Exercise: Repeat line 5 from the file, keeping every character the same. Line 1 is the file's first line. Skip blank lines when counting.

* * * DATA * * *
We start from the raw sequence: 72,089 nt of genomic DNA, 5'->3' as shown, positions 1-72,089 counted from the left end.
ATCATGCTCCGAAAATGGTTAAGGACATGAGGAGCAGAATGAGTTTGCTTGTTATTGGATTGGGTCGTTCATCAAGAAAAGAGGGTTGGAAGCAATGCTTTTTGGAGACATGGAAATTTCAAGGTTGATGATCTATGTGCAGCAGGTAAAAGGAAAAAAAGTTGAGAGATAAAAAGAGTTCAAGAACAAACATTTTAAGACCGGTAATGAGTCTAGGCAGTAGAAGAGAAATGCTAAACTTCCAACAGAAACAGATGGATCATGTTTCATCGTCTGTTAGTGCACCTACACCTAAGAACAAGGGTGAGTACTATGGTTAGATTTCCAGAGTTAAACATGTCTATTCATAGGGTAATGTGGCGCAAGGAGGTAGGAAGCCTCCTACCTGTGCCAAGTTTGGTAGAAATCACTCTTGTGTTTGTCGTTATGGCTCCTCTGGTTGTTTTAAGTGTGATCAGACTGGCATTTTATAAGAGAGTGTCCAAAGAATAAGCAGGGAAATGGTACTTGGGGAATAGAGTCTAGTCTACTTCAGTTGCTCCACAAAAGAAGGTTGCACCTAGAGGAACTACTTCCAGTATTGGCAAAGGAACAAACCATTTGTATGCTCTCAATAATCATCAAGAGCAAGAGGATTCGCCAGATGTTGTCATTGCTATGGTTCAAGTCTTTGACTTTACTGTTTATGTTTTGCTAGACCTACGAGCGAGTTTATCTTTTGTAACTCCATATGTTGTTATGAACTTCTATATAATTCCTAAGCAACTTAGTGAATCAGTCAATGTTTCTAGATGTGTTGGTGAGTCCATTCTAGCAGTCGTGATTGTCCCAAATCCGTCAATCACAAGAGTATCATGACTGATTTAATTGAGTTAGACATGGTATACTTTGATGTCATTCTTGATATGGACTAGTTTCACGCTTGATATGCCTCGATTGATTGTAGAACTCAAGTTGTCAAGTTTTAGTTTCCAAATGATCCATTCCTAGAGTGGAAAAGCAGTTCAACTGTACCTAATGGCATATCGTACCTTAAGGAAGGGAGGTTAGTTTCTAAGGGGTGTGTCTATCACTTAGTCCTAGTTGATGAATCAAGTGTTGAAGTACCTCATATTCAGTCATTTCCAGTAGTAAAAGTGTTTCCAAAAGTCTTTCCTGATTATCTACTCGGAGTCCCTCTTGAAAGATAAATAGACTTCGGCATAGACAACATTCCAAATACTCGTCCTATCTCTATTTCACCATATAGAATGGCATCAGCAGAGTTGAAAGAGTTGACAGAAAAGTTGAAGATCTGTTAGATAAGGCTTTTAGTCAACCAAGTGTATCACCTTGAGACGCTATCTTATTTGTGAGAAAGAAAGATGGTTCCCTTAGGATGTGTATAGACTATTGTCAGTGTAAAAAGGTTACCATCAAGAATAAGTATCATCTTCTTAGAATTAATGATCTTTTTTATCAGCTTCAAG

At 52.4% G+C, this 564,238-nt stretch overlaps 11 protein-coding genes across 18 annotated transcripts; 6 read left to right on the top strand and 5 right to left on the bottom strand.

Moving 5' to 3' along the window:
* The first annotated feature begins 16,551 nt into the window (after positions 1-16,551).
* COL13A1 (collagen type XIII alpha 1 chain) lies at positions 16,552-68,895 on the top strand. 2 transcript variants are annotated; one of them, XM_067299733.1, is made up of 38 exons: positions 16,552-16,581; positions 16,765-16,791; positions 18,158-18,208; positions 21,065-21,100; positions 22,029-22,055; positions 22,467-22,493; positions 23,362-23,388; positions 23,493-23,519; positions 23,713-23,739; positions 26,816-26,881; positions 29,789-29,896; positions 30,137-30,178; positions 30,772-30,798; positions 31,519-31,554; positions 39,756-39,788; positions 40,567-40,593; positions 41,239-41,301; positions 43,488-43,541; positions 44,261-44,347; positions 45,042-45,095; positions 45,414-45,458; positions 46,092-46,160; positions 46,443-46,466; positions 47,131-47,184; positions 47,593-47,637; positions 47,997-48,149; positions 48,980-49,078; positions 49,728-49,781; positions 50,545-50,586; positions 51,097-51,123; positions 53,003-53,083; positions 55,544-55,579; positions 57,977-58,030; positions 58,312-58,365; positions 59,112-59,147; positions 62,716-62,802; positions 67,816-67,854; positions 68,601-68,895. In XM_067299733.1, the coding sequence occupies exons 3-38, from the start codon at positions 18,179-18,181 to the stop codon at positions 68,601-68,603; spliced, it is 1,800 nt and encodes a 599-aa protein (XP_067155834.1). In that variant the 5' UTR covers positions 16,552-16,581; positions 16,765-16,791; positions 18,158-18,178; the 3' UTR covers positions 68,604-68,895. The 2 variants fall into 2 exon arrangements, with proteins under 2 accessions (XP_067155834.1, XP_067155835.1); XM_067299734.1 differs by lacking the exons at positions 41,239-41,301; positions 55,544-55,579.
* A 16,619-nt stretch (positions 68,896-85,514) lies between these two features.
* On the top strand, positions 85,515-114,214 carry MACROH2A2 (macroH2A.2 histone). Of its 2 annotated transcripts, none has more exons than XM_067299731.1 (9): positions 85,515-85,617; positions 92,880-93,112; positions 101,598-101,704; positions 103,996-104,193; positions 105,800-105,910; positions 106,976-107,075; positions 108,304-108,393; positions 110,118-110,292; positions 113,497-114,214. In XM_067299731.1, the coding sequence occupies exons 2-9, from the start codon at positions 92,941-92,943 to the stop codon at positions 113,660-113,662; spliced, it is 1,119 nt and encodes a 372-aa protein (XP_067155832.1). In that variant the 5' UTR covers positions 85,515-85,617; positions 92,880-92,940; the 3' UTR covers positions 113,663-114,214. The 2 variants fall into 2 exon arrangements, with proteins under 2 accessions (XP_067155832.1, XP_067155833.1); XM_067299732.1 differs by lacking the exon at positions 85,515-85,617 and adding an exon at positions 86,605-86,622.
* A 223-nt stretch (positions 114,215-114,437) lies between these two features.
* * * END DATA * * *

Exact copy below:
* The first annotated feature begins 16,551 nt into the window (after positions 1-16,551).